Using NIR Spectroscopy for Raw Materials Characterization

Italian drug company Abiogen Pharma has significantly boosted productivity, saved time on analysis and reduced instrument and chemical costs by implementing NIR spectroscopy to characterize incoming raw materials.

By Nicola Cecconi, Chemical QC Manager, Abiogen, and Emiliano Genorini, European NIR Product Manager, Thermo Fisher Scientific

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The utilization of near-infrared (NIR) spectroscopy for the quality control (QC) of pharmaceutical tablets has become increasingly widespread over the past decade. This is due in part to stricter regulatory control of QC in the pharmaceutical manufacturing environment, but also the increasing realization that it may no longer be practical to use a wide range of testing methods within one manufacturing plant.

Chapter 5.30 of the Good Manufacturing Practice (GMP) guidelines specifies that a pharmaceutical company must “…provide suitable procedures or measures to guarantee the identification of the material contained in each recipient.” Traditionally, companies used a number of different analysis methods for the testing of individual raw materials as suggested in early versions of Pharmacopeia methods. However, a number of new regulatory guidelines now advocate that near-infrared (NIR) spectroscopy is the best universal method for raw material testing.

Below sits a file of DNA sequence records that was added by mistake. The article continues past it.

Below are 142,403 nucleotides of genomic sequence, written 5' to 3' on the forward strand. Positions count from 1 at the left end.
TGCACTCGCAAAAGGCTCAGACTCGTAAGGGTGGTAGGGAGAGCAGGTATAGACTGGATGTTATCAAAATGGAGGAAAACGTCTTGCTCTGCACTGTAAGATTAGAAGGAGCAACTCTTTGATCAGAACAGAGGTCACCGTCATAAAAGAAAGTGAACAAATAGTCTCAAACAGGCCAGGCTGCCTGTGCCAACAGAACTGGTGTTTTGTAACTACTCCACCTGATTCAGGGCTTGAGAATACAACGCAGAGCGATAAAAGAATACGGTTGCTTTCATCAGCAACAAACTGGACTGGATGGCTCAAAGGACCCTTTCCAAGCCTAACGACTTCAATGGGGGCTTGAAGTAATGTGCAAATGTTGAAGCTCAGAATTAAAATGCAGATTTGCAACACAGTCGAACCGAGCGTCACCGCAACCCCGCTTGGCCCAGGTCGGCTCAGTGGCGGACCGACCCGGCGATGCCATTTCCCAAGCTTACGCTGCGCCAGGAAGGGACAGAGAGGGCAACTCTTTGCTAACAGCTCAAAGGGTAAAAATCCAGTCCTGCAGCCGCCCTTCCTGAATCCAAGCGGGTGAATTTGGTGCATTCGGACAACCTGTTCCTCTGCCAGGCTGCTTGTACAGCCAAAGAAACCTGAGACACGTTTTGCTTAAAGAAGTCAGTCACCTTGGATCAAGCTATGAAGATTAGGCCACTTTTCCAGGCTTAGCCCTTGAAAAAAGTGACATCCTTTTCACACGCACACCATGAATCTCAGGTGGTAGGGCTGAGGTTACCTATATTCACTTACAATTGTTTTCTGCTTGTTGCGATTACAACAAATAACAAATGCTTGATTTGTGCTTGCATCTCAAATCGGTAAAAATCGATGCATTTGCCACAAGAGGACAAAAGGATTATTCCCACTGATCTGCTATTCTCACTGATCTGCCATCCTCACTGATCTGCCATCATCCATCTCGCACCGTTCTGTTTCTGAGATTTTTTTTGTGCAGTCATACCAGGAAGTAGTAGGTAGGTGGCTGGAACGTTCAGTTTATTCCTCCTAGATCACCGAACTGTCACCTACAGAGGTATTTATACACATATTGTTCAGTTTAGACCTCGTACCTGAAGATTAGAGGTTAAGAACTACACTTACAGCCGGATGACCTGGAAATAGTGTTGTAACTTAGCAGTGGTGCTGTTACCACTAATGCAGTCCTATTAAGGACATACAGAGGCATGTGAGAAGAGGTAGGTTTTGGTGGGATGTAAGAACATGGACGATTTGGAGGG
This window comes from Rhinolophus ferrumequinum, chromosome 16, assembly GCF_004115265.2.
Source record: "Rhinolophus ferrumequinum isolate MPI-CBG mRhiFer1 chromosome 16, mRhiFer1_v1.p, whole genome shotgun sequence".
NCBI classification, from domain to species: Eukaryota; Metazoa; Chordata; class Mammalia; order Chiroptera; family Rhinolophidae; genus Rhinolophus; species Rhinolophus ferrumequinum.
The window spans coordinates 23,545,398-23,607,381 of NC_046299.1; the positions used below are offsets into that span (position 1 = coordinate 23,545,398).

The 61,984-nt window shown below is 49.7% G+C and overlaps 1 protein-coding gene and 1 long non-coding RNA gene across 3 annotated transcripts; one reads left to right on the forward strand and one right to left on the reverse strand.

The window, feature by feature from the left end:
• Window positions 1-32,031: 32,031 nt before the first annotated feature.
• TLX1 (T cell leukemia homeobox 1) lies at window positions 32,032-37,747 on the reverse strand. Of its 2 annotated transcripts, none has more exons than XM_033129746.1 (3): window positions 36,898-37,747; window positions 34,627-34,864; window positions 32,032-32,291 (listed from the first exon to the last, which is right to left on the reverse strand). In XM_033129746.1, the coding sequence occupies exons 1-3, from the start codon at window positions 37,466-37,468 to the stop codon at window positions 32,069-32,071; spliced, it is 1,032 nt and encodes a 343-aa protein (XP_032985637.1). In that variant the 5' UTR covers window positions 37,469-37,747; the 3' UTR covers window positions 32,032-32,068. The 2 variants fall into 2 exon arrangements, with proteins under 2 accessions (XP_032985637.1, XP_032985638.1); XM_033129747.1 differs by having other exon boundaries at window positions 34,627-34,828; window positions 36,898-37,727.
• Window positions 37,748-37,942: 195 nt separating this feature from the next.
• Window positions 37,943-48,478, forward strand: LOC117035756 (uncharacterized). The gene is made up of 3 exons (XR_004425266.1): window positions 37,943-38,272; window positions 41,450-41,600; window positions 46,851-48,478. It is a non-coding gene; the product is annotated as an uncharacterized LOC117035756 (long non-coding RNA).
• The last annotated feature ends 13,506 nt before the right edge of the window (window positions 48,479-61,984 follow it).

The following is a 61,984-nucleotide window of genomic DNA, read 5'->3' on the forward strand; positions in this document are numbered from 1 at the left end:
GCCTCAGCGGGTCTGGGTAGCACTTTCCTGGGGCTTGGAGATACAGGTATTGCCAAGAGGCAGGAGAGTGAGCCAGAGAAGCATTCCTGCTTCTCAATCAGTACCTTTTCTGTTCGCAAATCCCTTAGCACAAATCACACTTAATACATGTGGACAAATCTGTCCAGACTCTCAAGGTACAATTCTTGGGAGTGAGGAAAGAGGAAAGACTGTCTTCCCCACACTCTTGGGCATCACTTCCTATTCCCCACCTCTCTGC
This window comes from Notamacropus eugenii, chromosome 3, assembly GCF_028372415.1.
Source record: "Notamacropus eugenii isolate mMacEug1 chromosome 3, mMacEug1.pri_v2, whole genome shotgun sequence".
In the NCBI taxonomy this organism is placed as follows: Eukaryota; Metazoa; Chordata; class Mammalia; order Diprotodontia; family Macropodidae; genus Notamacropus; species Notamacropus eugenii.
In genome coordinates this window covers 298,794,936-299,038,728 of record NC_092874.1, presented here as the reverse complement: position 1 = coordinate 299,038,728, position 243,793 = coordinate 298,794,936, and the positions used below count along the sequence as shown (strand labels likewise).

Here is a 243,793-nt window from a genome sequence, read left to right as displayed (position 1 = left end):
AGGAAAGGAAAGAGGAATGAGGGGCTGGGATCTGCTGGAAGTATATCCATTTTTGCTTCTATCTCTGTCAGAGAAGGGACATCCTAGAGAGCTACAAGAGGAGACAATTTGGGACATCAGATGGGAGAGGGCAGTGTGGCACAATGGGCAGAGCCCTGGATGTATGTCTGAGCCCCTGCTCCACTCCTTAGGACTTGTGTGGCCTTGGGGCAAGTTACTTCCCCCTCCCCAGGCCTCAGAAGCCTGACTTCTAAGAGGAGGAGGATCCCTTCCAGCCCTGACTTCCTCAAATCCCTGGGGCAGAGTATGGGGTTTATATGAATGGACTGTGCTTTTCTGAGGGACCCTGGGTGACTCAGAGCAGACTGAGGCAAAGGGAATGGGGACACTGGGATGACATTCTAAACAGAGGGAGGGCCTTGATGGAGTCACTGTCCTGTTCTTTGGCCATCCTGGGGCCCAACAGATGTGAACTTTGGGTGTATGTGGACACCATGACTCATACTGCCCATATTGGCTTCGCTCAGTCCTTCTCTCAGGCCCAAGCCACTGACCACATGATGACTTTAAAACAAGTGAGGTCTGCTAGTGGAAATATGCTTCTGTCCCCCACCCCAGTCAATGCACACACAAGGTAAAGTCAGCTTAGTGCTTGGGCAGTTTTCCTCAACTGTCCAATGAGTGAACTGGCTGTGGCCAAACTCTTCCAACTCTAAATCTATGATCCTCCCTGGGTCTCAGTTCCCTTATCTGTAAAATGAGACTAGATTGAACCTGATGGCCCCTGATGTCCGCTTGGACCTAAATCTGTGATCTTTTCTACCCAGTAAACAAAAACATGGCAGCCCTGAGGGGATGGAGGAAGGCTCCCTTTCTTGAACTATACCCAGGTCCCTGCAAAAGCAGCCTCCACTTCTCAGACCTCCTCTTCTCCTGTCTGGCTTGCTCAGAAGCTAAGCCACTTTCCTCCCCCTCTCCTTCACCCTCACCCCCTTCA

By adopting NIR spectroscopy for QC purposes, pharmaceutical companies can now make significant time and cost savings in raw materials characterization. This article will explore how and provide a review of Abiogen Pharma S.p.A and its use of NIR spectroscopy for raw material analysis.

Characterization of Raw Materials

Raw material analysis is an essential process in any pharmaceutical manufacturing laboratory. According to Annex 8, EU GMP:

“…the identity of a complete batch of starting materials can normally only be ensured if individual samples are taken from all the containers and an identity test performed on each sample…It is permissible to sample only a proportion of the containers where a validated procedure has been established to ensure that no single container of starting material has been incorrectly labeled … ”